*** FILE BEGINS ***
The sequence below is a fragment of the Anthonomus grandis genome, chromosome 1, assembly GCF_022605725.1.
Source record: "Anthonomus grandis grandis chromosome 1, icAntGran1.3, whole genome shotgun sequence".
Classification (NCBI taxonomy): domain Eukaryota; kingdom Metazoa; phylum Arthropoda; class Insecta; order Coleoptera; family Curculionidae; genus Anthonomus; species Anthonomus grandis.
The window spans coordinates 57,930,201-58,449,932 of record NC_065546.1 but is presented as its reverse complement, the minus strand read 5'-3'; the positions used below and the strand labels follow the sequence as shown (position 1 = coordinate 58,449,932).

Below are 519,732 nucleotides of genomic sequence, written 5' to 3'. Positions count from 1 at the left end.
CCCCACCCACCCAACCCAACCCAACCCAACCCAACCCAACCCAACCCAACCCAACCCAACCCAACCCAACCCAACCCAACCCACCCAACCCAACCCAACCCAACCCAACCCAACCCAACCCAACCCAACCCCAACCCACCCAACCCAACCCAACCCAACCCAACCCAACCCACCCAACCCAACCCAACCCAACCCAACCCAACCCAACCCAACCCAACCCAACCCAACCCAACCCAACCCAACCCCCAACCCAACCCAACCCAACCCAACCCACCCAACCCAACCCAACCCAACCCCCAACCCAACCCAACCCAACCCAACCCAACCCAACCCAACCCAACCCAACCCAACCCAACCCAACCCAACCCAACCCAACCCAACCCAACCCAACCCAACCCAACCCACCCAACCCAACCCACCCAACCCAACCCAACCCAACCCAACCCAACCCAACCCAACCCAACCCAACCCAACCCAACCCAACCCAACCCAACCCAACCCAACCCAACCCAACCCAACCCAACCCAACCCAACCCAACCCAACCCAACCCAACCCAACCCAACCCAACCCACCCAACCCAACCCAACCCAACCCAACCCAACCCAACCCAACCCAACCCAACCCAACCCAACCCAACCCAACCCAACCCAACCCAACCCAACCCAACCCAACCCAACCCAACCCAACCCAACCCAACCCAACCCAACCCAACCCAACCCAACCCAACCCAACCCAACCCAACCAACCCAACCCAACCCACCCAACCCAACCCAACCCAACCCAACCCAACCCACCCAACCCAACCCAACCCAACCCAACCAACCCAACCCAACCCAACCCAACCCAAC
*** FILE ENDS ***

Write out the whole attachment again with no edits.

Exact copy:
The sequence below is a fragment of the Anthonomus grandis genome, chromosome 1, assembly GCF_022605725.1.
Source record: "Anthonomus grandis grandis chromosome 1, icAntGran1.3, whole genome shotgun sequence".
Classification (NCBI taxonomy): domain Eukaryota; kingdom Metazoa; phylum Arthropoda; class Insecta; order Coleoptera; family Curculionidae; genus Anthonomus; species Anthonomus grandis.
The window spans coordinates 57,930,201-58,449,932 of record NC_065546.1 but is presented as its reverse complement, the minus strand read 5'-3'; the positions used below and the strand labels follow the sequence as shown (position 1 = coordinate 58,449,932).

Below are 519,732 nucleotides of genomic sequence, written 5' to 3'. Positions count from 1 at the left end.
CCCCACCCACCCAACCCAACCCAACCCAACCCAACCCAACCCAACCCAACCCAACCCAACCCAACCCAACCCAACCCAACCCACCCAACCCAACCCAACCCAACCCAACCCAACCCAACCCAACCCAACCCCAACCCACCCAACCCAACCCAACCCAACCCAACCCAACCCACCCAACCCAACCCAACCCAACCCAACCCAACCCAACCCAACCCAACCCAACCCAACCCAACCCAACCCAACCCCCAACCCAACCCAACCCAACCCAACCCACCCAACCCAACCCAACCCAACCCCCAACCCAACCCAACCCAACCCAACCCAACCCAACCCAACCCAACCCAACCCAACCCAACCCAACCCAACCCAACCCAACCCAACCCAACCCAACCCAACCCAACCCACCCAACCCAACCCACCCAACCCAACCCAACCCAACCCAACCCAACCCAACCCAACCCAACCCAACCCAACCCAACCCAACCCAACCCAACCCAACCCAACCCAACCCAACCCAACCCAACCCAACCCAACCCAACCCAACCCAACCCAACCCAACCCAACCCAACCCACCCAACCCAACCCAACCCAACCCAACCCAACCCAACCCAACCCAACCCAACCCAACCCAACCCAACCCAACCCAACCCAACCCAACCCAACCCAACCCAACCCAACCCAACCCAACCCAACCCAACCCAACCCAACCCAACCCAACCCAACCCAACCCAACCCAACCCAACCAACCCAACCCAACCCACCCAACCCAACCCAACCCAACCCAACCCAACCCACCCAACCCAACCCAACCCAACCCAACCAACCCAACCCAACCCAACCCAACCCAAC